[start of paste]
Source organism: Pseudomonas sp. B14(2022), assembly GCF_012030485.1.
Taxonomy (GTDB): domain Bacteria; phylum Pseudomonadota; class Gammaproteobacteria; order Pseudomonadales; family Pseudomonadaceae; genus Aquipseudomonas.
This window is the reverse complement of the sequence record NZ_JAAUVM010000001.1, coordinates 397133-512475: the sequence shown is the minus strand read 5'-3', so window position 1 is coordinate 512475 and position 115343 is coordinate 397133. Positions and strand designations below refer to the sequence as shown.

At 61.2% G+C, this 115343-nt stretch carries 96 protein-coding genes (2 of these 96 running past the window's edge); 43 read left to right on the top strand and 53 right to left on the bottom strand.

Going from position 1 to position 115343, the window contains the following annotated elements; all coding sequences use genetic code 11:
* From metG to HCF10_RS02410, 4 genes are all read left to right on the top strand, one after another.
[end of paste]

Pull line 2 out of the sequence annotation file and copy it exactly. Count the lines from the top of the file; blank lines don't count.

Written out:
Taxonomy (GTDB): domain Bacteria; phylum Pseudomonadota; class Gammaproteobacteria; order Pseudomonadales; family Pseudomonadaceae; genus Aquipseudomonas.